Caring for Depression in America

Lessons Learned from Early Findings of the Medical Outcomes Study

Published in: Psychiatric Medicine, v. 9, No. 4, 1991, p. 503-519

Posted on RAND.org on January 01, 1991

by Kenneth B. Wells, M. Audrey Burnam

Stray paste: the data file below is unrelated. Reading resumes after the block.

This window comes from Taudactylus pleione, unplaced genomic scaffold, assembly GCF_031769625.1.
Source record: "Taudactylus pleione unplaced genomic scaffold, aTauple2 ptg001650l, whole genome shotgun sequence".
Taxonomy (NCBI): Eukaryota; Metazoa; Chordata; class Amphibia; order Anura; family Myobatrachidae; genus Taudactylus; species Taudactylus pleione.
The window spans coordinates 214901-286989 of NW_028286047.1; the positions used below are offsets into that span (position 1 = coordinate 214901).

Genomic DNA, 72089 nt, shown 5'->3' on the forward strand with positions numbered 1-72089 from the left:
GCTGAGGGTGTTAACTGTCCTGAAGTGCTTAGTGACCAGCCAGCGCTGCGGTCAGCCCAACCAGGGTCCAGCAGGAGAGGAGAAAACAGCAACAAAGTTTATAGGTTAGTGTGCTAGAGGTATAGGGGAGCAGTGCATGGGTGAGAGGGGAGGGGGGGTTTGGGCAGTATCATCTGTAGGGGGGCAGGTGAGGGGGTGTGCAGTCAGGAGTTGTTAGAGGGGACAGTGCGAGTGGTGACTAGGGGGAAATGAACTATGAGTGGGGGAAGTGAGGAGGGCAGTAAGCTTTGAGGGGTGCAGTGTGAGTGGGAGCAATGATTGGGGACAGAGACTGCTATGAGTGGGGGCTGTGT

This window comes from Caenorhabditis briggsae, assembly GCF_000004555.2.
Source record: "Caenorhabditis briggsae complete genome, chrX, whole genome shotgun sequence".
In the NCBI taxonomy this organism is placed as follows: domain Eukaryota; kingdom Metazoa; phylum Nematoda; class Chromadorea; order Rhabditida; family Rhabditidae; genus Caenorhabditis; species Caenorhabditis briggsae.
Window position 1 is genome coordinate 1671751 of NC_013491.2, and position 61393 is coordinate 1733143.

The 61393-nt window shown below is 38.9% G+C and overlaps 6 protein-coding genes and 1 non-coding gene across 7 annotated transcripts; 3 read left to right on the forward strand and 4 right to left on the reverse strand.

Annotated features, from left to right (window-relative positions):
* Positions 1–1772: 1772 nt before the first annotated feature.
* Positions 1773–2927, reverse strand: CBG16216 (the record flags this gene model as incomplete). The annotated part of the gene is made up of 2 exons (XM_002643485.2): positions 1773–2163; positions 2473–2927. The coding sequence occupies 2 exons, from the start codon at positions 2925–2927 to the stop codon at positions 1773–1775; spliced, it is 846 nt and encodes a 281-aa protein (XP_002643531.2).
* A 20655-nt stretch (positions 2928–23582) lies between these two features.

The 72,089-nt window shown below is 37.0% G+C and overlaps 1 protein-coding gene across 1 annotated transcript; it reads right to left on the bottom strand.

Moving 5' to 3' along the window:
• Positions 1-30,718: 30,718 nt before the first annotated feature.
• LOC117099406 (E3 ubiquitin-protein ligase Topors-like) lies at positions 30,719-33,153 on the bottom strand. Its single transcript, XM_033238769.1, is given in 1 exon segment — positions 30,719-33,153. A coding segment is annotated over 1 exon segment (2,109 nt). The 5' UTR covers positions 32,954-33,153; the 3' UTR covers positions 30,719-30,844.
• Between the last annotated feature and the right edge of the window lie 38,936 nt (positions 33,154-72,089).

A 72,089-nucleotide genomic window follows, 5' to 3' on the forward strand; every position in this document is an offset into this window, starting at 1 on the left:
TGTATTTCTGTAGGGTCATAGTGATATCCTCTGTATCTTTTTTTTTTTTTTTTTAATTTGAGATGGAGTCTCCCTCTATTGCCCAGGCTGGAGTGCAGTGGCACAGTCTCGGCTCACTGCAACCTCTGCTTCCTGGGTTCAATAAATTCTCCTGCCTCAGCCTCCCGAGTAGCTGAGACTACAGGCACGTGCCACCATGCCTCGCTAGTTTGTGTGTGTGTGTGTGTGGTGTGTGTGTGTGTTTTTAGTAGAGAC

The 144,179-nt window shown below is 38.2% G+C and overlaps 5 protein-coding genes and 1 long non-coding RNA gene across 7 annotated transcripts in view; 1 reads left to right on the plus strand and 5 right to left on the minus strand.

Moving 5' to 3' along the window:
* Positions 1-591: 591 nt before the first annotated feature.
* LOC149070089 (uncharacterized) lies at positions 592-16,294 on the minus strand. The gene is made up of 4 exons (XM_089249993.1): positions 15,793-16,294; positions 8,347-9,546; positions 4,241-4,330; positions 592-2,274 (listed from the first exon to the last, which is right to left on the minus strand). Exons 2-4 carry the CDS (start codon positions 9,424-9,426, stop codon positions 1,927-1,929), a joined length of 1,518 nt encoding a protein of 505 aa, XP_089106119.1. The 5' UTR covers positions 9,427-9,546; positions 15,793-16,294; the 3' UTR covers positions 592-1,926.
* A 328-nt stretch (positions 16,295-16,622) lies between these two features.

Research has documented that depressive disorders are a highly prevalent condition among adults in general population and patient samples and that these disorders are strongly associated with functional limitations. But data have not been available to compare the societal importance of depression to other major health conditions. In addition, although about one-half of persons with psychiatric disorders are believed to have their only contact with health care providers in the primary care sector, research findings suggest that depression often remains undetected and untreated in this sector; and there have been few data on how appropriateness of care for depression differs for patients in different health care delivery systems, or whose care is financed by prepayment or fee-for-service arrangements. As a result, it is not clear which health care systems should be promoted as providing appropriate care for this important psychiatric disorder. Data from the Medical Outcomes Study corroborate and strengthen the conclusion that depression is of considerable clinical and social importance in both outpatient medical and mental health specialty care sectors. Specifically, we have learned that depression is associated with as much limitation in multiple aspects of daily functioning and well-being as are most common chronic medical conditions. In addition, we have found that rates of detection of depressive disorder in the primary care sector are low and influenced by nonclinical factors such as type of payment for services. These findings increase the urgency of improving care for depression in the primary care sector, and of carefully evaluating how changes in the financing and organization of health care delivery systems affect the clinical care of psychiatric disorders.

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